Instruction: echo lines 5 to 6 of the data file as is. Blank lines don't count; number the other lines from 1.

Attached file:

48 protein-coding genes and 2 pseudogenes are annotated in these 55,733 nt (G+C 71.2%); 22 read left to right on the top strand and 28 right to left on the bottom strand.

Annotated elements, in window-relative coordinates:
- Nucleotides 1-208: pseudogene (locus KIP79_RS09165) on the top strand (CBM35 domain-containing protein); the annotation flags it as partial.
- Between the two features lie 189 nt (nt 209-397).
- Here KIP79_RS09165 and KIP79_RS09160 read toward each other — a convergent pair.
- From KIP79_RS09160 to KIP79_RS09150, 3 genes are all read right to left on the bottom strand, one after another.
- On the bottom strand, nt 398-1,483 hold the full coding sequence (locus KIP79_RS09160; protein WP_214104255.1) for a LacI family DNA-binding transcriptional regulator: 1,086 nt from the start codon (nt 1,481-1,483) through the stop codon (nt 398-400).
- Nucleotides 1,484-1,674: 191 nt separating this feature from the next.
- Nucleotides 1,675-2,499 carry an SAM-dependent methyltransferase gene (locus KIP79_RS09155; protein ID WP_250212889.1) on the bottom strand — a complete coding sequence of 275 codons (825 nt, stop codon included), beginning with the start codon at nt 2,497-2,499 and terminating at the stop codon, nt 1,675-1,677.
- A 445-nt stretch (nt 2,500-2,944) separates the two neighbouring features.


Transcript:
- Here KIP79_RS09165 and KIP79_RS09160 read toward each other — a convergent pair.
- From KIP79_RS09160 to KIP79_RS09150, 3 genes are all read right to left on the bottom strand, one after another.